13 March 2019 User Stories

Eye-catching Canvas dashboards on top of bike sharing data

By Ruben SlabbertAndrew Li

Aginic is one of Australia’s leading data analytics consulting agencies. As an Elastic partner, we help our joint customers deliver meaningful ‘insight for change’, with our analysts, engineers, developers, designers, and delivery coaches tackling major projects across the health, education, energy, entertainment, defence and finance sectors, to name a few.

At a recent Elastic Brisbane meetup, our team showcased some of the Elastic Stack’s exciting new Canvas and SQL features, choosing to develop a suite of hypothetical dashboards that could help reshape bike sharing in New South Wales for good.

Our team began digging into some open data sources and past use cases, swiftly landing on Kibana's new application Canvas, which allowed us to combine existing commuter scenario data from the NYC CitiBike System1 into one elegant visualisation. From there, we set out to game out ways to help support improvements in bike rental rates, rental inventory monitoring, overall commuter satisfaction, and overall bike usability in New South Wales. 

Here’s how we got there...

Our Canvas dashboard portrayed some of the NYC CitiBike System Data. More specifically, we chose the dataset as it allowed us to take advantage of transactional trips data, as well as point-in-time station status metrics. We thought these two different types of data would allow us to best demonstrate the new Canvas functionality.

The first trip data source made use of historical data hosted on S3. At the time of the presentation, we utilised a simple bulk Logstash CSV import pipeline. This can easily be extended to automatically download results on a schedule to ensure the data in Elasticsearch is kept up to date.

The second station data feed consists of a frequently updated JSON URL containing a range of metrics, including the number of bikes available at each station. The result of a request to this URL is a top-level JSON object of the form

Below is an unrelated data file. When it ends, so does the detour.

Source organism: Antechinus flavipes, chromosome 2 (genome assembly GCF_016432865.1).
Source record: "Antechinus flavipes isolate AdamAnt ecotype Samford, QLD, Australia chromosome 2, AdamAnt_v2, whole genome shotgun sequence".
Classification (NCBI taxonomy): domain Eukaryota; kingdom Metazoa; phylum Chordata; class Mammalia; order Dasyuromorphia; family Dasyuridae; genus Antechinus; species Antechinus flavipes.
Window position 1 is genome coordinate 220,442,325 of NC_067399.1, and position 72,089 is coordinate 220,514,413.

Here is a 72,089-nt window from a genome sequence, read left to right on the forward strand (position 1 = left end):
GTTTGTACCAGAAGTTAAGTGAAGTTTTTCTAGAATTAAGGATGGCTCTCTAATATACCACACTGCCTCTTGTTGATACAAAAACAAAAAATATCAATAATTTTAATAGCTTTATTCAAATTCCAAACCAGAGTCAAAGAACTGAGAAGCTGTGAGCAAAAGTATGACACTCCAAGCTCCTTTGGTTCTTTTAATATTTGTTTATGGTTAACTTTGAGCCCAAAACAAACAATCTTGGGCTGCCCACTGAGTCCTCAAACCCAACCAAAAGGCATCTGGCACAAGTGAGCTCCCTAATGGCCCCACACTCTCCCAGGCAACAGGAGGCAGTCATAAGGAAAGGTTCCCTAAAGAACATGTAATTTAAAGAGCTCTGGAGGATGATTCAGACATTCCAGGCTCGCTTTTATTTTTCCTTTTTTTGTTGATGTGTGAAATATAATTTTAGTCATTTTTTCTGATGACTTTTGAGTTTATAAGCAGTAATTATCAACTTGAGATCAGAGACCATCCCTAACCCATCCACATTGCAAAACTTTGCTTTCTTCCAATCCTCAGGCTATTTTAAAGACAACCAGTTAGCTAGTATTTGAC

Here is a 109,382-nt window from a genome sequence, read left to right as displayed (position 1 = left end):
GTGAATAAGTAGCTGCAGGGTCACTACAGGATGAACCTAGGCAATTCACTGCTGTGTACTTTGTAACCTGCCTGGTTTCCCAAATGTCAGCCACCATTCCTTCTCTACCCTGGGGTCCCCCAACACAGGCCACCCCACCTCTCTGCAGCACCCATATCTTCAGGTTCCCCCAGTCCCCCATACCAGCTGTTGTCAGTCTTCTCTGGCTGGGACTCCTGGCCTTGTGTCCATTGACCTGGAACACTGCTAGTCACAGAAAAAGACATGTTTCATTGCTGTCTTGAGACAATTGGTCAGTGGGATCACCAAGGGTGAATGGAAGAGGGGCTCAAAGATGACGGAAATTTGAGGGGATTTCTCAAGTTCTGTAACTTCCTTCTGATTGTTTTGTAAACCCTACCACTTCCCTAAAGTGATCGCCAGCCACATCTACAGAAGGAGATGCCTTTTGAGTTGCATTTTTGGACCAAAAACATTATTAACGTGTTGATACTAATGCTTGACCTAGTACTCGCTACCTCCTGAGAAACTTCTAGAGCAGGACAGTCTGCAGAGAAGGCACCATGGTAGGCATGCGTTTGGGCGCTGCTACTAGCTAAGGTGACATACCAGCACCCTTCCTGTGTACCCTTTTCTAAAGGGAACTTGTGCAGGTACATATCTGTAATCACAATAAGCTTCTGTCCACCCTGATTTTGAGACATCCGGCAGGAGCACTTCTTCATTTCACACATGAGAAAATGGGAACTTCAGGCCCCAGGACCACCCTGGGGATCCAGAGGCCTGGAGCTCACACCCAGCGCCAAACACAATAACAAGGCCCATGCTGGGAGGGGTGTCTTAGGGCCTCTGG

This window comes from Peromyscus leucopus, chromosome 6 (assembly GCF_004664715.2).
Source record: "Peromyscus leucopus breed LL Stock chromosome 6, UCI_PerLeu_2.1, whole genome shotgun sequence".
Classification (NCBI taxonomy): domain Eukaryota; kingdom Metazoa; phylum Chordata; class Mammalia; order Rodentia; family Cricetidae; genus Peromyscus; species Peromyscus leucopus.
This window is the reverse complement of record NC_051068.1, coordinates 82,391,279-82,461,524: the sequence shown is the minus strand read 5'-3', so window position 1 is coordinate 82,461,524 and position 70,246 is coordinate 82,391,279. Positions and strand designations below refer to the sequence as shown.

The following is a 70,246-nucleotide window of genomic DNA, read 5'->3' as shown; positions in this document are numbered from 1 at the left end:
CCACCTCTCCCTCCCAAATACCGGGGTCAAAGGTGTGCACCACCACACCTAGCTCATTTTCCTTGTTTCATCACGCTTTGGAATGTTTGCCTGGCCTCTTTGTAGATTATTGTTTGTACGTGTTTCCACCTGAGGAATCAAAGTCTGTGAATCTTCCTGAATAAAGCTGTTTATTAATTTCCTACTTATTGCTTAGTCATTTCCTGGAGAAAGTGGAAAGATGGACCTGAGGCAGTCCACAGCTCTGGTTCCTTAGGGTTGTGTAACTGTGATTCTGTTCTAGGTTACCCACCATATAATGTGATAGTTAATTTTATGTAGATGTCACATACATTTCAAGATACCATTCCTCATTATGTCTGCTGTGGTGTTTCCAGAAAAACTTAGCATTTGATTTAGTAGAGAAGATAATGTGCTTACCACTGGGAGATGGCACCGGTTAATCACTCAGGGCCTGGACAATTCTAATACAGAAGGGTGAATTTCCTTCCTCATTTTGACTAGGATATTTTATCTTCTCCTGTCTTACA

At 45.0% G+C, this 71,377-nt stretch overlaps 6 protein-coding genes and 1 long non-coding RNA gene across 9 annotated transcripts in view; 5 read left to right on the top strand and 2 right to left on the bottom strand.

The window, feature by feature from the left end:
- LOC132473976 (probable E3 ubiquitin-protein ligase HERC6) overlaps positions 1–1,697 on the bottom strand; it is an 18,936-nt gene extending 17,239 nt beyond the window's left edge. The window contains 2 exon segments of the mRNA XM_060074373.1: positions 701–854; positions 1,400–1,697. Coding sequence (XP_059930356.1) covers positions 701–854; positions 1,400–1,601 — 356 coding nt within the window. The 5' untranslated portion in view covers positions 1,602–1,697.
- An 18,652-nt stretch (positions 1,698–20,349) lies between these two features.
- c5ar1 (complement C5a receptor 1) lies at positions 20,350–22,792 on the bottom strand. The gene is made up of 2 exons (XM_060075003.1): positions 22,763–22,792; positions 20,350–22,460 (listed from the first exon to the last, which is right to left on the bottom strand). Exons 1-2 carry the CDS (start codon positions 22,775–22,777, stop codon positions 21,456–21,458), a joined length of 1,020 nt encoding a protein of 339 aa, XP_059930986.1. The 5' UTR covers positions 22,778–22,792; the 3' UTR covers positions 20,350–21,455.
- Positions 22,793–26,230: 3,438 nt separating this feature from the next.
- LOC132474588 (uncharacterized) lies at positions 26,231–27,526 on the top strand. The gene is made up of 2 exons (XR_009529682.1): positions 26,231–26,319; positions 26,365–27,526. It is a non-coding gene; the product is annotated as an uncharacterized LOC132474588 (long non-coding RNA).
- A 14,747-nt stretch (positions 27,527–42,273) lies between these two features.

{"last_updated":1549188861,"ttl":10,"data":{"stations":[]}}

The keys to our real-time feed are the last_updated, and ttl (time to live) fields. The ttl field represents the amount of time before this feed will be updated again; thus, we are able to add the last_updated and ttl fields to get the time the feed will be next updated. By writing a custom Python application to sit in a fetch-sleep loop, we are able to ensure our data is as up to date as possible.

Now that the data was in Elasticsearch, we were able to move to Kibana and start to play around with visualisations. Traditionally, dashboards have a number of purposes depending on their use case:

  • To communicate information efficiently
  • To enable self-service discovery through drill-down and filter functionality 
  • To automate the generation of specific business unit reports

Interactive, filtering and self-service discovery workloads are a perfect fit for Kibana’s built-in dashboarding functionality, as it allows users to quickly and easily work with the data they are presented. Traditionally, we have seen that to meet non-interactive use cases custom applications (based on e.g. d3) have been built. These custom applications require an investment in terms of development time and ongoing support that the built-in dashboards don’t suffer from.